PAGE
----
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Shangdu

Summer capital of Yuan dynasty / From Wikipedia, the free encyclopedia

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Shangdu (Chinese: ; lit. 'Upper Capital'; Mandarin pronunciation: [ʂɑ̂ŋ tú]; Mongolian: ᠱᠠᠩᠳᠤ Шанду, Šandu), also known as Xanadu (/ˈzænəd/ ZAN-ə-doo), was the summer capital[1][2] of the Yuan dynasty of China before Kublai moved his throne to the former Jin dynasty capital of Zhōngdū (Chinese: ; lit. 'Middle Capital') which was renamed Khanbaliq (present-day Beijing). Shangdu is located in the present-day Zhenglan Banner, Inner Mongolia. In June 2012, it was made a World Heritage Site for its historical importance and for the unique blending of Mongolian and Chinese culture.[3]

Quick facts: UNESCO World Heritage Site, Location, Criteri...
Site of Xanadu
UNESCO World Heritage Site
Yuan_Shangdu.jpg
Ruins of Shangdu
LocationShangdu Town, Zhenglan Banner, Inner Mongolia, China
CriteriaCultural: ii, iii, iv, vi
Reference1389
Inscription2020 (44th Session)
Area25,131.27 ha
Buffer zone150,721.96 ha
Coordinates42°21′35″N 116°10′45″E
Shangdu is located in Inner Mongolia
Shangdu
Location of Shangdu
Shangdu is located in China
Shangdu
Shangdu (China)
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Quick facts: Shangdu, Chinese, Hanyu Pinyin, Literal meani...
Shangdu
Chinese
Hanyu PinyinShàngdū
Literal meaningUpper Capital
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Xanadu_on_Map_of_Asia.JPG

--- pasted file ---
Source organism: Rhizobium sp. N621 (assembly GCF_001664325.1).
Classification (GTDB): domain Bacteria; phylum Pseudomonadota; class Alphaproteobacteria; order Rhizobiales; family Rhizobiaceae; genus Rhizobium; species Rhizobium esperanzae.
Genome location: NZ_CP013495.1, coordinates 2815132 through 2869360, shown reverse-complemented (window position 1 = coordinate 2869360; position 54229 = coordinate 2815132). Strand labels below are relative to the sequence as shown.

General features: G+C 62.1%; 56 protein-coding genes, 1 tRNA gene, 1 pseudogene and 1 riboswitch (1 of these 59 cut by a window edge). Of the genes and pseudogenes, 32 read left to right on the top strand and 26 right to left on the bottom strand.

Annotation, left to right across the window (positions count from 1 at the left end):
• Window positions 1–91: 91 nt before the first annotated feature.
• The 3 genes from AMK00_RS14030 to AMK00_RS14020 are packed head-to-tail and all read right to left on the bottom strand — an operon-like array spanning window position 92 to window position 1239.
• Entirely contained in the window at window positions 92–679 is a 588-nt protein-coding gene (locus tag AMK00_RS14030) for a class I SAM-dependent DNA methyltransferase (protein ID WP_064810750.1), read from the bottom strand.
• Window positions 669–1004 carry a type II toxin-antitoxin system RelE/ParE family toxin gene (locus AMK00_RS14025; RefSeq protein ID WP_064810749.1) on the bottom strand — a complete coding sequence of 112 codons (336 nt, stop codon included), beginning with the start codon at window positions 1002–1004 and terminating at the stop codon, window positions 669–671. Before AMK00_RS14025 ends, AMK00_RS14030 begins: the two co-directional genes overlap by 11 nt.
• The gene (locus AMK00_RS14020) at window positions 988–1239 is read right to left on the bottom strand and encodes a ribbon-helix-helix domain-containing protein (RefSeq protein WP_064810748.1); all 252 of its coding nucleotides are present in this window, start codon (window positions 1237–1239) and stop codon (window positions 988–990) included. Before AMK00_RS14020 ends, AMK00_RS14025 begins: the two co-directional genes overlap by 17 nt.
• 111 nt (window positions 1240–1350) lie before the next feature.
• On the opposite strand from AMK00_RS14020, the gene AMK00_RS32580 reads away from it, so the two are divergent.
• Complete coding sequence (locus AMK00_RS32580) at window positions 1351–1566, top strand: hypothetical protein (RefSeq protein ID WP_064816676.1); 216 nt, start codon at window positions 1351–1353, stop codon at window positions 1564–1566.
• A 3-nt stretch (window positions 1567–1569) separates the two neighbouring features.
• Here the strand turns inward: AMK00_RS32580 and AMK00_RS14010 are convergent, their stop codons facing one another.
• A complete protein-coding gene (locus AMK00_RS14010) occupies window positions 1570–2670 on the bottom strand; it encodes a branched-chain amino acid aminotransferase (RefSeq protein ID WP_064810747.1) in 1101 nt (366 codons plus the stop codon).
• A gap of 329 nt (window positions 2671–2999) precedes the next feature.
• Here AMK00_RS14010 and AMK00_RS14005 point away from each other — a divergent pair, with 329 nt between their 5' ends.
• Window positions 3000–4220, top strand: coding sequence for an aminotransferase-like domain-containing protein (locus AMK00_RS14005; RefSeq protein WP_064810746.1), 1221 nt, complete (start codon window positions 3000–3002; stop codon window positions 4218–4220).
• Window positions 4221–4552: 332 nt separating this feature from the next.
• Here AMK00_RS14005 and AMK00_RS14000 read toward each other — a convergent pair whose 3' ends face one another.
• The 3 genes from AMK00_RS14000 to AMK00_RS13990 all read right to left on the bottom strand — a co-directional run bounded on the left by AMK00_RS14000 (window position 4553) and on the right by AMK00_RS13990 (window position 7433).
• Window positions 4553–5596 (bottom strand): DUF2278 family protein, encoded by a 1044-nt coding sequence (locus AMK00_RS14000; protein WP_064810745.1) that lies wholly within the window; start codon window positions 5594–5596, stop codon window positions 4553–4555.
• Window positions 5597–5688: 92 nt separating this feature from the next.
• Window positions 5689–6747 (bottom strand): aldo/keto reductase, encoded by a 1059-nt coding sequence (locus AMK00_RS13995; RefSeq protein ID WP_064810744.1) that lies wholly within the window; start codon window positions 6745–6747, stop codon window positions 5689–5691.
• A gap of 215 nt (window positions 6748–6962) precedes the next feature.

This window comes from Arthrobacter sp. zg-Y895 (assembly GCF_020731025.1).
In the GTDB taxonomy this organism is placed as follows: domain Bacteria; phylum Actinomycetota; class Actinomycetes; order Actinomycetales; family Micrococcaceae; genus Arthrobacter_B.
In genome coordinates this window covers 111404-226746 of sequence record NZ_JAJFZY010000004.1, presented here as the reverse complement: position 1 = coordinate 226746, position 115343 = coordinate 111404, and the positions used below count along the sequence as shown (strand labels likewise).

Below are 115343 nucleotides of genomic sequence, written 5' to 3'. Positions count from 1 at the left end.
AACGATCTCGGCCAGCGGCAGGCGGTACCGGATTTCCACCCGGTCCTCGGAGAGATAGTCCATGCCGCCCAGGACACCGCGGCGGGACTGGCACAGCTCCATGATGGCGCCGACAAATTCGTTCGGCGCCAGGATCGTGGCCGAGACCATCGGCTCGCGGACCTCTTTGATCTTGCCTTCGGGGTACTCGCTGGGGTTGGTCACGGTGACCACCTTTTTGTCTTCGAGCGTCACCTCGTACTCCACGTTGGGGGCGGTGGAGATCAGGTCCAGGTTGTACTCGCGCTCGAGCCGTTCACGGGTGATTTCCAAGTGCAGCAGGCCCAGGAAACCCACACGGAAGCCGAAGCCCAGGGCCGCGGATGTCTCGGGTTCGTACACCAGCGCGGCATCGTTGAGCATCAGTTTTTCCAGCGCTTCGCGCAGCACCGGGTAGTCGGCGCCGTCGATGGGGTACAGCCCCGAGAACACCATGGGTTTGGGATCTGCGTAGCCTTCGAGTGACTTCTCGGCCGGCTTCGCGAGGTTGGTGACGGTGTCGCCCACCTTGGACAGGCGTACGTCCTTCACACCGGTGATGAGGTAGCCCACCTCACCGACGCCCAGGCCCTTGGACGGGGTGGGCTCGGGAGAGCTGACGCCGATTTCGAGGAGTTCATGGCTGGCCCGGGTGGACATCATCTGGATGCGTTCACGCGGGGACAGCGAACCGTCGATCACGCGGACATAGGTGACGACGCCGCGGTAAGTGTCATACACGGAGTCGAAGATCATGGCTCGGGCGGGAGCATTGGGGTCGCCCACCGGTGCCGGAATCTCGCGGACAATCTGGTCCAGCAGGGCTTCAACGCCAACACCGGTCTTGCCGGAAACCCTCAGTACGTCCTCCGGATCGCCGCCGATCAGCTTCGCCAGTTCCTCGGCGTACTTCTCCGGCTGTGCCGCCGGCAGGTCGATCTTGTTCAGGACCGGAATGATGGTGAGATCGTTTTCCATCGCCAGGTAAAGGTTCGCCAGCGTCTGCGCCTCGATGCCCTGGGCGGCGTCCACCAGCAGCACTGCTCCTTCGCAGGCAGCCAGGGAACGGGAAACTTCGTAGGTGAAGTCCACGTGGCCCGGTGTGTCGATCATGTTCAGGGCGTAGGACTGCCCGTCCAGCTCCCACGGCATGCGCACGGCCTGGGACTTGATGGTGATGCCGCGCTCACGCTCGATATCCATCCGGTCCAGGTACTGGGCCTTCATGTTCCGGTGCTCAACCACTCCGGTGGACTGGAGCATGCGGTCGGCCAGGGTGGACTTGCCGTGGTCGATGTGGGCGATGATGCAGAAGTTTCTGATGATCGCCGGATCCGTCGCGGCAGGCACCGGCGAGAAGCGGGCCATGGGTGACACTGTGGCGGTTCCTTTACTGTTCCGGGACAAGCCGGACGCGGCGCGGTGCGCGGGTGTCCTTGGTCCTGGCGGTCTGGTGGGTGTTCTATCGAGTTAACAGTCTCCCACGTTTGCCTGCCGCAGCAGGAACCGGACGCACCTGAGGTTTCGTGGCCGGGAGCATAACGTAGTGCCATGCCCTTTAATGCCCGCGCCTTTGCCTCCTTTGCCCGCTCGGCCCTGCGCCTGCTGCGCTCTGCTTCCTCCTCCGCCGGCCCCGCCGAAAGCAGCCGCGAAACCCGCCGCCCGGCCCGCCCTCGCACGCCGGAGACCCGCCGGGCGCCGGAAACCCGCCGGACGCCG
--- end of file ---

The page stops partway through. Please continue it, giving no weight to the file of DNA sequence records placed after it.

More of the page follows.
Shangdu (here spelled Ciandu, as Marco Polo spelled it) on the French map of Asia made by Sanson d'Abbeville, geographer of King Louis XIV, dated 1650. It also shows a Xandu east of Cambalu, where English maps placed it. Like some other European maps of the time, this map shows Cambalu and Pequin as two different cities, but they were in fact the same city, now called Beijing. When this map was made, Shangdu had been in ruins for almost three centuries.
John-Speed-The-Kingdome-of-China-1626-2544.jpg
Even though Matteo Ricci and Bento de Góis had already proven that Cathay is simply another name for China, the English cartographer John Speed in 1626 continued the tradition of showing "Cathaya, the Chief Kingdome of Great Cam" to the northeast of China. On his map, he placed Xandu east of the "Cathayan metropolis" Cambalu

Venetian traveller Marco Polo described Shangdu to Europeans after visiting it in 1275. It was conquered in 1369 by the Ming dynasty army under the Hongwu Emperor. In 1797, historical accounts of the city inspired the famous poem Kubla Khan by the English Romantic poet Samuel Taylor Coleridge.

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